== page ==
Maharashtra was under the Maurya Empire in the fourth and third centuries BCE. Around 230 BCE, Maharashtra came under the rule of the Satavahana dynasty who ruled it for the next 400 years. The greatest ruler of the Satavahana dynasty was Gautamiputra Satakarni. The Satavahana dynasty was followed by Western Satraps, Gupta Empire, Gurjara-Pratihara, Vakataka, Kadambas, Chalukya Empire, Rashtrakuta Dynasty, and Western Chalukya and the Yadava rule. The Buddhist Ajanta Caves in present-day Aurangabad display influences from the Satavahana and Vakataka styles. The caves were possibly excavated during this period.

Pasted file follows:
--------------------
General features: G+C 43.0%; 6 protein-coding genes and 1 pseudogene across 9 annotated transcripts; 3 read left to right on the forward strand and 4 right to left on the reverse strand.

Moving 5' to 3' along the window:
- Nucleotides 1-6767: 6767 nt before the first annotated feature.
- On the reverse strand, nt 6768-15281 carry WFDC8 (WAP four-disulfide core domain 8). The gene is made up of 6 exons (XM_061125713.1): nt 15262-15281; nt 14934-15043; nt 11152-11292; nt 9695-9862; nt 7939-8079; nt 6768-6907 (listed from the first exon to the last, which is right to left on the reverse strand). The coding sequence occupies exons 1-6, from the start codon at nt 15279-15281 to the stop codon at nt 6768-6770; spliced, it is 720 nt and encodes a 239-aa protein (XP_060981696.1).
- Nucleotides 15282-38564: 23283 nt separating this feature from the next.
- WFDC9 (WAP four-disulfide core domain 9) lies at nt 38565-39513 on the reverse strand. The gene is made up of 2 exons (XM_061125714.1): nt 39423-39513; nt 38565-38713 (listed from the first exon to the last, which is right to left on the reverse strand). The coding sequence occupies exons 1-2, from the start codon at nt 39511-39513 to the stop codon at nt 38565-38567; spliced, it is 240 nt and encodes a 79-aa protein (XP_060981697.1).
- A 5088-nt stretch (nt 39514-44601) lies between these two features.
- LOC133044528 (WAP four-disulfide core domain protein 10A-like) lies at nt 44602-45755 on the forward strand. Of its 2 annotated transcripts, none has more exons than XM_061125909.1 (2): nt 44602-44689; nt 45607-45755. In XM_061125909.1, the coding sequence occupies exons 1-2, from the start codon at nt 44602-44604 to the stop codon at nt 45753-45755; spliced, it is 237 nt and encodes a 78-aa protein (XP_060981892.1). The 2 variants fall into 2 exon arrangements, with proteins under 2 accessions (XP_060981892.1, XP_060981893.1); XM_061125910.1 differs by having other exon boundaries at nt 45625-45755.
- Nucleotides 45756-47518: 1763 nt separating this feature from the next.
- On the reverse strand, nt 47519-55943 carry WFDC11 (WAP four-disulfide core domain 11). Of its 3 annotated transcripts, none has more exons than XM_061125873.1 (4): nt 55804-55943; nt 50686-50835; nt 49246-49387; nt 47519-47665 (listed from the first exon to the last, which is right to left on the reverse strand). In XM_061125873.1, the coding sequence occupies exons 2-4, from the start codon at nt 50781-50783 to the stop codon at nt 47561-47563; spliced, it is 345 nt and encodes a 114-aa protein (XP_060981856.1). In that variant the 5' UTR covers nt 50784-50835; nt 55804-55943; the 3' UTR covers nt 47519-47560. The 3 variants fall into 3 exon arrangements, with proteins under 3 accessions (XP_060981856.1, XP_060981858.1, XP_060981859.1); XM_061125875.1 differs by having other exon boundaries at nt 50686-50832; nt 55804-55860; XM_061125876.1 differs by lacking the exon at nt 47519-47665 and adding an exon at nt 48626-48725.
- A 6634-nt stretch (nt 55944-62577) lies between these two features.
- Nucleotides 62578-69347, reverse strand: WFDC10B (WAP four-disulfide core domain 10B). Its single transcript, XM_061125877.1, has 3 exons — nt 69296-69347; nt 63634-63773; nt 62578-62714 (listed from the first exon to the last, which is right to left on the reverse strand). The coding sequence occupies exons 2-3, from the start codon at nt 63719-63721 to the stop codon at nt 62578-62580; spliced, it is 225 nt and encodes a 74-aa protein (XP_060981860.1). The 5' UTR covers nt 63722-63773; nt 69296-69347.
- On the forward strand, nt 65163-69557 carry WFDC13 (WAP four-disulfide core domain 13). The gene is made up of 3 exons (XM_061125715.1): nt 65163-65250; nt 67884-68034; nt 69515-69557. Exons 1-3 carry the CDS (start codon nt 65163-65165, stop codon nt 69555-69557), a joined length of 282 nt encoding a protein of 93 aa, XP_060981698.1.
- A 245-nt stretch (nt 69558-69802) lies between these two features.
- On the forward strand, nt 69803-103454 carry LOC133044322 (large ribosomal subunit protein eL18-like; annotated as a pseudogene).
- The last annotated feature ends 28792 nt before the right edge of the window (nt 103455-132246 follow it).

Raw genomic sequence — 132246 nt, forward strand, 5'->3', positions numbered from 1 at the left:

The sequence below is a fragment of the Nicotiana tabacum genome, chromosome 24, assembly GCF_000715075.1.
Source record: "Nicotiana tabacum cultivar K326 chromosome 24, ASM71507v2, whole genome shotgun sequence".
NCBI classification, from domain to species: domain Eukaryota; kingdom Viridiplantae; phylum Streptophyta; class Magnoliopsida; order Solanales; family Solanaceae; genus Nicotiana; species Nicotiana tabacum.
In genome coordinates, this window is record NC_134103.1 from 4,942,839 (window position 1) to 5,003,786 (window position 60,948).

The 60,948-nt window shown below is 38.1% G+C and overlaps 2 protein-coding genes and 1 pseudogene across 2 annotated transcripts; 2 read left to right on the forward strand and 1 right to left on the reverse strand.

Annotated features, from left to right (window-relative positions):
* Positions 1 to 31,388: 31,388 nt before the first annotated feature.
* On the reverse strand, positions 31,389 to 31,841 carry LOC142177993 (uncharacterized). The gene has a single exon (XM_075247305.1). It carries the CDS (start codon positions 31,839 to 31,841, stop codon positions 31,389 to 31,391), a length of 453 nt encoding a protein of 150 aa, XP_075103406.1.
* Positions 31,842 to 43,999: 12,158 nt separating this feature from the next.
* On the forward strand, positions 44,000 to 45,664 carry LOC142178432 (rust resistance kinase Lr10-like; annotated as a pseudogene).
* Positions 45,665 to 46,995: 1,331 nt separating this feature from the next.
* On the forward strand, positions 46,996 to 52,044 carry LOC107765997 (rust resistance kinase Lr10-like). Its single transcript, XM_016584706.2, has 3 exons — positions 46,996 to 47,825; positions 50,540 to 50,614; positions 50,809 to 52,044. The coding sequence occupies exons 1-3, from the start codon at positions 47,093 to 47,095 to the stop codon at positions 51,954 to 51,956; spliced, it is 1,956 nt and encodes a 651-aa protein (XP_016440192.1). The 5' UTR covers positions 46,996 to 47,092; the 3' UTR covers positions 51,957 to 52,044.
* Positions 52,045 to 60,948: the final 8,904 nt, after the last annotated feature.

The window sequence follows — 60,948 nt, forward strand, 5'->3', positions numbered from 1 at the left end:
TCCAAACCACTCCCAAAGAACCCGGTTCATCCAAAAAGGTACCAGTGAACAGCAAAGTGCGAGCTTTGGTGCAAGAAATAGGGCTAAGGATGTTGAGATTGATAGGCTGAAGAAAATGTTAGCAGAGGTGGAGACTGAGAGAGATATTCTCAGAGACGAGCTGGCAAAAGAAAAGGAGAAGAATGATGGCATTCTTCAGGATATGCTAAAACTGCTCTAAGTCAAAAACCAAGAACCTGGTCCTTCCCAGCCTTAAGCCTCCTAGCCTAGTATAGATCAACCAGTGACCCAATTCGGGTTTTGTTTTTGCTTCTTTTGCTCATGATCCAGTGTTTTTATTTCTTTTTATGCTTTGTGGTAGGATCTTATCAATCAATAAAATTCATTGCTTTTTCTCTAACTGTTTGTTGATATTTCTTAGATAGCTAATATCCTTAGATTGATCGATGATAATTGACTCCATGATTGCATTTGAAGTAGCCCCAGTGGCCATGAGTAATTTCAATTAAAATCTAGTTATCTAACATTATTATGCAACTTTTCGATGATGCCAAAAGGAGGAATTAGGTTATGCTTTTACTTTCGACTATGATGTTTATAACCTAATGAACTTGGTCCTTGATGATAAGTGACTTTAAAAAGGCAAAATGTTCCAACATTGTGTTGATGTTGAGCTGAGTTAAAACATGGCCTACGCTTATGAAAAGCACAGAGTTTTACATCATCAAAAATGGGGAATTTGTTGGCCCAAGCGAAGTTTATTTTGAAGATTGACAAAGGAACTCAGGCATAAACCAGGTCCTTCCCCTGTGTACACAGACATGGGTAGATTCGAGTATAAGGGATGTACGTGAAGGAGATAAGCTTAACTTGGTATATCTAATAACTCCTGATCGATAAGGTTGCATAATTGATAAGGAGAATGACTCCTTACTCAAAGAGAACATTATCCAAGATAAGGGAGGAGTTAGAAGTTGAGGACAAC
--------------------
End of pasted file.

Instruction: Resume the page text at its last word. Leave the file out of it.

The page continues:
The Chalukya dynasty ruled from the sixth to the eighth centuries CE, and the two prominent rulers were Pulakeshin II, who defeated the north Indian Emperor Harsha, and Vikramaditya II, who defeated the Arab invaders in the eighth century. The Rashtrakuta dynasty ruled Maharashtra from the eighth to the tenth century. The Arab traveller Sulaiman al Mahri described the ruler of the Rashtrakuta dynasty Amoghavarsha as "one of the four great kings of the world". Shilahara dynasty began as vassals of the Rashtrakuta dynasty which ruled the Deccan plateau between the eighth and tenth centuries. From the early 11th century to the 12th century, the Deccan Plateau, which includes a significant part of Maharashtra, was dominated by the Western Chalukya Empire and the Chola dynasty. Several battles were fought between the Western Chalukya Empire and the Chola dynasty in the Deccan Plateau during the reigns of Raja Raja Chola I, Rajendra Chola I, Jayasimha II, Someshvara I, and Vikramaditya VI.